TOKYO (AP) — Shares were mixed Tuesday in Asia in mostly narrow trading in the absence of any major market-driving news.
The Nikkei 225 index added 0.2% to 22,208.70. China's Shanghai Composite index lost 0.6% to 3,158.76 and the Hang Seng index in Hong Kong lost 0.3% to 29,736.05. South Korea's Kospi gave up 0.2% to 2,237.79 and the S&P 500 gained 0.3% to 6,272.00.
Upbeat talk from the White House on trade negotiations with the China failed to lift Chinese shares. Meanwhile, China's central bank, The People's Bank of China, said it was adjusting its monetary policy to coordinate with government spending.
"Market moves have become more muted ahead of the Easter holidays, while liquidity is also expected to be poorer," Mizuho Bank said in a commentary. "PBOC stated that some positive changes are seen in structural adjustments of the economy in the first quarter, but uncertainties remain," it said.
On Wall Street, the S&P 500 index edged lower, weighed down by bank shares after Goldman Sachs said it's off to a "muted start to the year," even though its earnings for the first quarter still beat analysts' expectations. Citigroup also slipped following its earnings report, as banks lead off a quarterly reporting season that analysts expect to be the weakest in nearly three years.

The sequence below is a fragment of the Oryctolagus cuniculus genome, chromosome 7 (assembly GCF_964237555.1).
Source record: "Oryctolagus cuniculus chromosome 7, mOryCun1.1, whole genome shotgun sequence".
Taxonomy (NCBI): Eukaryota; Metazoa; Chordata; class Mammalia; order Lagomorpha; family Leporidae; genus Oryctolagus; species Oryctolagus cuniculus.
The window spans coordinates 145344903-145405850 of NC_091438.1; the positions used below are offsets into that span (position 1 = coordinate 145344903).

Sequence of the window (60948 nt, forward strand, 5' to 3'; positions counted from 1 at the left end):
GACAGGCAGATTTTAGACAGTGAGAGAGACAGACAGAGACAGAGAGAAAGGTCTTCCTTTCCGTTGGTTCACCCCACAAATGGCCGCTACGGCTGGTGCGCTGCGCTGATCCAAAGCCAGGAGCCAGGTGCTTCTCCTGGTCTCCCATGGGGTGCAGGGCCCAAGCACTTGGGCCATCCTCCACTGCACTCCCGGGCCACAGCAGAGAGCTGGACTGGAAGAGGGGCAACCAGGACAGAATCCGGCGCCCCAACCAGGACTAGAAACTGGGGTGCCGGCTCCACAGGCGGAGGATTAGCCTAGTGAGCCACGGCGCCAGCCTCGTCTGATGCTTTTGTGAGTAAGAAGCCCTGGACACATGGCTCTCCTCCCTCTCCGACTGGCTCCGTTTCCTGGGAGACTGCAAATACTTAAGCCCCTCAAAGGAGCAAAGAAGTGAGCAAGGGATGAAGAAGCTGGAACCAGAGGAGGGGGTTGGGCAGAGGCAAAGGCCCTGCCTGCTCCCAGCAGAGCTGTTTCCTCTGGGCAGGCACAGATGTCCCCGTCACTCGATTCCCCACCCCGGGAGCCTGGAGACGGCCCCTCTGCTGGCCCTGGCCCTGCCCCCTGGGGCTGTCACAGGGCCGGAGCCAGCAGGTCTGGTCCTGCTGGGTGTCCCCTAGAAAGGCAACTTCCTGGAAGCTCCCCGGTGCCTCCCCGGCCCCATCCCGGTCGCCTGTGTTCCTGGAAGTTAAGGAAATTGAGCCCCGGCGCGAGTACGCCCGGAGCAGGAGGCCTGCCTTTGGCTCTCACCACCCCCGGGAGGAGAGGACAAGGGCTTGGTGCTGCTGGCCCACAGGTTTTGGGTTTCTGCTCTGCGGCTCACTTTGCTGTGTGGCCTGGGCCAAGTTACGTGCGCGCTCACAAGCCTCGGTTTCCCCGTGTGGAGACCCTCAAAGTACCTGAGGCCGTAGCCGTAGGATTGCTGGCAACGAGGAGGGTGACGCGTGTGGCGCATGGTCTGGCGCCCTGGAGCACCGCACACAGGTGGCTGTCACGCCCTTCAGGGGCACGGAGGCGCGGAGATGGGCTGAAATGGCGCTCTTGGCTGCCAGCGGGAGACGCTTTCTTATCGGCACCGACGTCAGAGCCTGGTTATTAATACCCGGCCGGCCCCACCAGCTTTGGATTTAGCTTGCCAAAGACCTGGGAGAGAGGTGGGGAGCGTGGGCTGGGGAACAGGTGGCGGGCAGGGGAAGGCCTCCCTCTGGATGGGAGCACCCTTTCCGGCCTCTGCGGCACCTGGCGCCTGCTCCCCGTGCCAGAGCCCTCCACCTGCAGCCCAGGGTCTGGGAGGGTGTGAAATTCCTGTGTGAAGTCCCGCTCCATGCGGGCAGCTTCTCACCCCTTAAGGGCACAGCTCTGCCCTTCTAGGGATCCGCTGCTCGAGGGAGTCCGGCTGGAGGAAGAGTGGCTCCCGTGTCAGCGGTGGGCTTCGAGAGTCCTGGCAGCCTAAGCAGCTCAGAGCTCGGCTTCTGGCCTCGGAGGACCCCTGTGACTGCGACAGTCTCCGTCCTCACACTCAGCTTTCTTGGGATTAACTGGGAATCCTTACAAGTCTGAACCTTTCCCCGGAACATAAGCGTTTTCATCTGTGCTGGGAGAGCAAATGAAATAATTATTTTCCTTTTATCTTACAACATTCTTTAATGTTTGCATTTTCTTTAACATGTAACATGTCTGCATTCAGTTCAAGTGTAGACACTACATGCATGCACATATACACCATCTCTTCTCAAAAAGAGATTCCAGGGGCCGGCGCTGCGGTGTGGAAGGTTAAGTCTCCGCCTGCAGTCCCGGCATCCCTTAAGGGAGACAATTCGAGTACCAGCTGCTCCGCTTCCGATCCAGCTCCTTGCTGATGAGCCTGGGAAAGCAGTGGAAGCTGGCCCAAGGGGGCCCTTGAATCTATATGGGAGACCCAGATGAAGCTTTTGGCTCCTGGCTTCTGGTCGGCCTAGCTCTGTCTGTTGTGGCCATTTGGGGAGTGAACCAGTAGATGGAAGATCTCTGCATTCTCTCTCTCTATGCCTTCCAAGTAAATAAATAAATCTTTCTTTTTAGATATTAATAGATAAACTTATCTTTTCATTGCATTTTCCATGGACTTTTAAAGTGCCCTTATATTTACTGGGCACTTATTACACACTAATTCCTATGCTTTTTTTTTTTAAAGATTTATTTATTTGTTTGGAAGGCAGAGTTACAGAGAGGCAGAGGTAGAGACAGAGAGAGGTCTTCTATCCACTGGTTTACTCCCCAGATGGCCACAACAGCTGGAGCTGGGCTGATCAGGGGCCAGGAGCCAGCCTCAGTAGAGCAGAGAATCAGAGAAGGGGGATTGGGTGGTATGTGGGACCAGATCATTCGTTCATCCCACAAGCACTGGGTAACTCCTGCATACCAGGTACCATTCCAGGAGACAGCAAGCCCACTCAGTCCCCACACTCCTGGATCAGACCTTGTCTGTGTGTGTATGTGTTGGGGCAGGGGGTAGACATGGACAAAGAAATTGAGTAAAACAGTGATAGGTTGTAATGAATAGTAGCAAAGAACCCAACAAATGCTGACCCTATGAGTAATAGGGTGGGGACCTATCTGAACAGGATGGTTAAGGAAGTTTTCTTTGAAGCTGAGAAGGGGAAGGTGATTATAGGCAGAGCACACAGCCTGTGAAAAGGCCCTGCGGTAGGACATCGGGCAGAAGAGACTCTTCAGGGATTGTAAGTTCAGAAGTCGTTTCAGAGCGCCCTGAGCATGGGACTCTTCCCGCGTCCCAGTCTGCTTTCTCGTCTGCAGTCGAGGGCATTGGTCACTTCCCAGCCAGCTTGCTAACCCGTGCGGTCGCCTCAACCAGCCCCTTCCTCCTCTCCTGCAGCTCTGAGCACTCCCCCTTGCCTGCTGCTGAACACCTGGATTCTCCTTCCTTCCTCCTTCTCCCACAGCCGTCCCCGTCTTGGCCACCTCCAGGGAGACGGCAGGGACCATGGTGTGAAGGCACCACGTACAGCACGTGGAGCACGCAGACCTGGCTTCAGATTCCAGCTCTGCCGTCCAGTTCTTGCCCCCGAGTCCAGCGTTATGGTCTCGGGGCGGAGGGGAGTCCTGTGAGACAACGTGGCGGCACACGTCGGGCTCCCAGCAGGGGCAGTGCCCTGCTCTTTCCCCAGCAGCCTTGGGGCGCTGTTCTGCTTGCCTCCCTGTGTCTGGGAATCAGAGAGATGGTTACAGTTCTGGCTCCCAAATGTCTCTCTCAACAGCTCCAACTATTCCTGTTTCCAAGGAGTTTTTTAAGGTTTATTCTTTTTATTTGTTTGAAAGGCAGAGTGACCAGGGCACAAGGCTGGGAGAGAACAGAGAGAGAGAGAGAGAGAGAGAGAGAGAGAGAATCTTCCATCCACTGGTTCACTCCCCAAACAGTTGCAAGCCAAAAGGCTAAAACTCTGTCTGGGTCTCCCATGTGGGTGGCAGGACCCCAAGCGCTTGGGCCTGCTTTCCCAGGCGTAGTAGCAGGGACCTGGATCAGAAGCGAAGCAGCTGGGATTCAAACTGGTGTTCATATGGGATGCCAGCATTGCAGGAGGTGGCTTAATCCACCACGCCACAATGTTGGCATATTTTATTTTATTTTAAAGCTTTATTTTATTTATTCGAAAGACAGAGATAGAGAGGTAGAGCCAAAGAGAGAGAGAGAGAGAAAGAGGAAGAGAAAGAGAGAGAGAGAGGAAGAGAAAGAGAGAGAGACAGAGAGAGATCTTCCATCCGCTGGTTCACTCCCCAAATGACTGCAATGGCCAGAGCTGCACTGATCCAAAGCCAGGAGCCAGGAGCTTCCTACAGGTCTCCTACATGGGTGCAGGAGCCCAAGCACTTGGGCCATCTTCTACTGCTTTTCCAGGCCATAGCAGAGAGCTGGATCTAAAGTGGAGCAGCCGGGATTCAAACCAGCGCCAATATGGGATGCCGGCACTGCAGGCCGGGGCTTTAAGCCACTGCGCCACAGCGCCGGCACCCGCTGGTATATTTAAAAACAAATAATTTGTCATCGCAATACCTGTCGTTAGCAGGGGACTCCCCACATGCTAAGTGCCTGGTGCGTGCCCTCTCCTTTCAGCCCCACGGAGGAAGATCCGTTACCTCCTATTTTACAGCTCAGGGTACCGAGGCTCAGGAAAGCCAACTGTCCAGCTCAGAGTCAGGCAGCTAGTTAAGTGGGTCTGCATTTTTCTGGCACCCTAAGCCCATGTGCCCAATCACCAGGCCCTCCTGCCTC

The S&P 500 lost 0.1% to 2,905.58. The Dow Jones Industrial Average fell 0.1% to 26,384.77 and the Nasdaq composite lost 0.1% to 7,976.01. The Russell 2000 index of small-cap stocks dropped 0.4%, to 1,579.17.
The S&P 500 remains within 0.9% of its record following a torrid start to the year, after the Federal Reserve said it may not raise interest rates at all in 2019.
Optimism has also grown that the U.S. and China can resolve their trade dispute. U.S. Treasury Secretary Steven Mnuchin said Saturday that the world's two largest economies were moving closer to an agreement.
The yield on the 10 year Treasury note held steady at 2.55%. It has been climbing since late last month, when it fell to 2.37% amid a crescendo of worries that global economic growth was slowing.
ENERGY: The price of oil gave back some of its big gains for the year. Benchmark U.S. crude oil fell 7 cents to $63.33 per barrel. It fell 49 cents to settle at $63.40 on Monday. Brent crude, the international standard, fell 17 cents to $71.01. Both remain up more than 30% for the year.
CURRENCIES: The dollar slipped to 111.96 Japanese yen from 112.01 yen. The euro fell to $1.1293 from $1.1307. The British pound slipped to $1.3089 from $1.3105.